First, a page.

Microsoft’s proposed acquisition of Great Plains Software indicates how the computer industry is changing and how Microsoft itself may have to change in order to maintain its leadership position.
On December 21, 2000, Microsoft said that it would acquire Great Plains Software Inc. in a $1.1 billion stock purchase.
“The combination of our two companies will accelerate small and medium business efficiency and agility by offering software solutions for automating interconnected business processes,” said Jeff Raikes, group vice president of Microsoft’s Productivity and Business Services Group in a statement. “Together we will bridge the gap between on-premise[s] software and next- generation software and services.”
This last sentence concisely states the opportunities associated with the merger. Small and medium-sized businesses typically purchase midrange accounting software from local resellers (also called value-added resellers, or VARs) who install the software on a particular customer’s premises and customize the product for the customer’s business needs.
However, many businesses today are choosing to use a hosting service, also called an ASP (Application Service Provider).
The software is installed on the host service’s computers, instead of the customer’s computers, and the customer accesses the software remotely, over the internet.
Tami Reller, Great Plains’ CFO, agrees that developing the ASP marketplace is the point. “We currently have a little over 200 ASP customers, which is small compared to our 35,000 total customers,” she says. “But in five years, we expect that a large majority of our customers will have some hosted services.”
This strategy also involves a change in GP’s target marketplace, according to Timothy Tow, an analyst with Stamford, Connecticut-based Gartner Group. “In recent years, Great Plains had been positioning [itself] to move up-market, but now that’s changing significantly, as they’re moving down-market to Microsoft’s sweet spot in the midrange,” he says. “That makes GP less competitive for other competitors, such as Sage and Epicor, who have been moving up- market.”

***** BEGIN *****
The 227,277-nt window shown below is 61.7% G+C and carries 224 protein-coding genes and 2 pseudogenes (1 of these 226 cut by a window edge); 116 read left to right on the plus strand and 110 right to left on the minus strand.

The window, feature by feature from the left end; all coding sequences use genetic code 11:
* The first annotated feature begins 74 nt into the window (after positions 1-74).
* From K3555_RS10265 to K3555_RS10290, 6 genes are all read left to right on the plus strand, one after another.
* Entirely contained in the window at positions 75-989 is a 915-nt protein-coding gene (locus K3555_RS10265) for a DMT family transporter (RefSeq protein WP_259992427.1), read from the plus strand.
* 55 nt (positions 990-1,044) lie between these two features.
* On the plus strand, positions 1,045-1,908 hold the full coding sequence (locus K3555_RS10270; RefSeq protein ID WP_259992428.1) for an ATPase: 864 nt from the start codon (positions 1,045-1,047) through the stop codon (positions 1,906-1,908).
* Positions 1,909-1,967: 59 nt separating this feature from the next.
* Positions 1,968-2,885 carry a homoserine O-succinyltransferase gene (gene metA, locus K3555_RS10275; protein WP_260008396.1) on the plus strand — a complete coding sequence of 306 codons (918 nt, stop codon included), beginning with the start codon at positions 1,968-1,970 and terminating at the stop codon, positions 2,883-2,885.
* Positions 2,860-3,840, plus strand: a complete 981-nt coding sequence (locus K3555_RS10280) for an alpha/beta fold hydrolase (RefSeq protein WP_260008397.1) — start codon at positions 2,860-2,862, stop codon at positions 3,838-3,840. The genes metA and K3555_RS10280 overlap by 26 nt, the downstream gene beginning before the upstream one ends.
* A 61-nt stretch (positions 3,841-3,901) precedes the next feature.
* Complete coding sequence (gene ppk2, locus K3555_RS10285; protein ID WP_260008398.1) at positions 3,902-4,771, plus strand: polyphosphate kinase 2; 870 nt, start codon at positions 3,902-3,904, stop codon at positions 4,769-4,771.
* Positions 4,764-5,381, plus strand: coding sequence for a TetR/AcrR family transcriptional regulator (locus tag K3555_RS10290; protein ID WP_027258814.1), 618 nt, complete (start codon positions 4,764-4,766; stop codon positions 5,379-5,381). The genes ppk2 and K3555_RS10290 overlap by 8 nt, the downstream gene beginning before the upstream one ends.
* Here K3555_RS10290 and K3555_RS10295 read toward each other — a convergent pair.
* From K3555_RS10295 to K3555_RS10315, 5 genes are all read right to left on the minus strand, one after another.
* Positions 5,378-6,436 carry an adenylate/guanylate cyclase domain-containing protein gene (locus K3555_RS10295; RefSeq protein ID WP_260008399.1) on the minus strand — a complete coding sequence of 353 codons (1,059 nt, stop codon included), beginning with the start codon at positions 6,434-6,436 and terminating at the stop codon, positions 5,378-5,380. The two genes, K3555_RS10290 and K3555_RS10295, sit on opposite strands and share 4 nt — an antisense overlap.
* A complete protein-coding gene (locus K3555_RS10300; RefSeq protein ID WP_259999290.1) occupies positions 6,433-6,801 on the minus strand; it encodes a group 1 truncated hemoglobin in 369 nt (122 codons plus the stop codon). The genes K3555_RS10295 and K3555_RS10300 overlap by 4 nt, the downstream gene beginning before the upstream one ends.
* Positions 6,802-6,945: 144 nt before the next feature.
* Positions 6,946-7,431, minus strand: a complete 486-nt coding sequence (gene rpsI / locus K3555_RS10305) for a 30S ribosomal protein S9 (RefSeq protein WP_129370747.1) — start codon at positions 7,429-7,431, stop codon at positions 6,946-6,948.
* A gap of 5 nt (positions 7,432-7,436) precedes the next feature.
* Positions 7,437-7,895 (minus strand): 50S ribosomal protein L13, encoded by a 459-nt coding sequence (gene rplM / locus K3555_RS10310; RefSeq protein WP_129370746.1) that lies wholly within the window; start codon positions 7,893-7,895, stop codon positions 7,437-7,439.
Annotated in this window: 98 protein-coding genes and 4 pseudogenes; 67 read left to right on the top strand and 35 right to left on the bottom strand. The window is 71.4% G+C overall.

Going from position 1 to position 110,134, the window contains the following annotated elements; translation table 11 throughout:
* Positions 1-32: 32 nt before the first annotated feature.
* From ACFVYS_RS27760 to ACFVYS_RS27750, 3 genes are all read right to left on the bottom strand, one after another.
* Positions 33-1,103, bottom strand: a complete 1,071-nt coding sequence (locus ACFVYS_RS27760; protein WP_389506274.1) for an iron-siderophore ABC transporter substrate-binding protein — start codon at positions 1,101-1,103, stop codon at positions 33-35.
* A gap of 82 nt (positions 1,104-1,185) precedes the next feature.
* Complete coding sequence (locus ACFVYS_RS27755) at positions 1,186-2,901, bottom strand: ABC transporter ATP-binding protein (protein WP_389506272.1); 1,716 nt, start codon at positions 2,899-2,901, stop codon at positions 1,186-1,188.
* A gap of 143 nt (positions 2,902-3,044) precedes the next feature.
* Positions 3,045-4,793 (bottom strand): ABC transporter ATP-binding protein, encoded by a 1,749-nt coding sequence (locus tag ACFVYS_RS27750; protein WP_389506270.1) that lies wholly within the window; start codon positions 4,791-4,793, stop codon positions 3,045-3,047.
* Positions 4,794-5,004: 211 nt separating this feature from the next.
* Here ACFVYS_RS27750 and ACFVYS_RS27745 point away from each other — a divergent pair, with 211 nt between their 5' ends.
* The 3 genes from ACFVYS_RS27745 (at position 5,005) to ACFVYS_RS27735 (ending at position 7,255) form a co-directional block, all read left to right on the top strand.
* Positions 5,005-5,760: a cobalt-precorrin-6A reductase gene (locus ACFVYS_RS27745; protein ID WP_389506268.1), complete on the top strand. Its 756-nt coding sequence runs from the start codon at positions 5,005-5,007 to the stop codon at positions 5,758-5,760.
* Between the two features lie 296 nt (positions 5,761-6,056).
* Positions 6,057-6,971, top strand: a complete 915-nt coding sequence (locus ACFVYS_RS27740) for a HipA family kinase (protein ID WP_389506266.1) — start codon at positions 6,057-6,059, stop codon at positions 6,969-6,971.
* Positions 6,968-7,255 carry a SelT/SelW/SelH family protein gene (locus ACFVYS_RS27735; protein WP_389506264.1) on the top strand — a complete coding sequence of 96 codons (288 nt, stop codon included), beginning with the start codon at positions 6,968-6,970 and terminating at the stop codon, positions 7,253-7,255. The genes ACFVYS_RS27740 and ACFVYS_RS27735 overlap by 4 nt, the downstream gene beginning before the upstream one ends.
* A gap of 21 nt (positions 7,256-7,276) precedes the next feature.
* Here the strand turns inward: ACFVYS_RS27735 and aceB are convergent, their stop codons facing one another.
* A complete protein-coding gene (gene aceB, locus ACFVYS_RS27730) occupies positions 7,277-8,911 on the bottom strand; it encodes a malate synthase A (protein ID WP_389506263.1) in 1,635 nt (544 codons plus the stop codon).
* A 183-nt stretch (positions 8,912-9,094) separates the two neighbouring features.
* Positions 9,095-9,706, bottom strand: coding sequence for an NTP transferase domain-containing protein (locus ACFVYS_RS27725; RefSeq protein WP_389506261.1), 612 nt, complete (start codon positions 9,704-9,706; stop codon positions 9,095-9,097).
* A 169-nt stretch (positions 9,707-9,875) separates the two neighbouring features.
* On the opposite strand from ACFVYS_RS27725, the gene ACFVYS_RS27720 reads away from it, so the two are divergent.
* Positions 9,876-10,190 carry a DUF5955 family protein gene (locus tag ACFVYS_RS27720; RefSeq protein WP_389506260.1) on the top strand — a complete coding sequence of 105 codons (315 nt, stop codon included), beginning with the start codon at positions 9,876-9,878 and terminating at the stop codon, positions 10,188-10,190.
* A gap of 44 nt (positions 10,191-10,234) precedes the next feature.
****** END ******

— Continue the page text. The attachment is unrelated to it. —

But the risk that Microsoft is taking is represented by the element that’s missing from Raikes’s statement: Whether the software is on-premises or hosted, it still requires a VAR to do an installation and custom modifications.
And more than half of Great Plains’ installations require software modifications, according to Charles Chewning of Solutions Inc., a Richmond, Virginia-based consultant who evaluates accounting software products.
“There’s something that doesn’t make sense to me from what Microsoft is saying,” says Chewning. “They want to go after the small to mid-sized market, but Dynamics [Great Plains’ accounting software product] is too big, too complex for that. And if they integrate [a small version of] it into their ASP hosting initiatives, then Great Plains’ current ASP resellers are going to get hurt.”
Indeed, some of Great Plains’ competitors seem quite sanguine about the pending deal. “We’ve seen some pretty positive implications of the fact that Microsoft is buying into the marketplace that we’re in,” says Randy Keith, president and CEO of NavisionDamgaard US. “We expect Microsoft is interested in going after smaller companies, instead of the bigger companies that we go after, and the response that we’re getting from our [resellers] is not one of fear.”
Keith indicates that he’s also heard from a couple of Great Plains’ resellers expressing concern that they’d have to change products if Great Plains changed its market.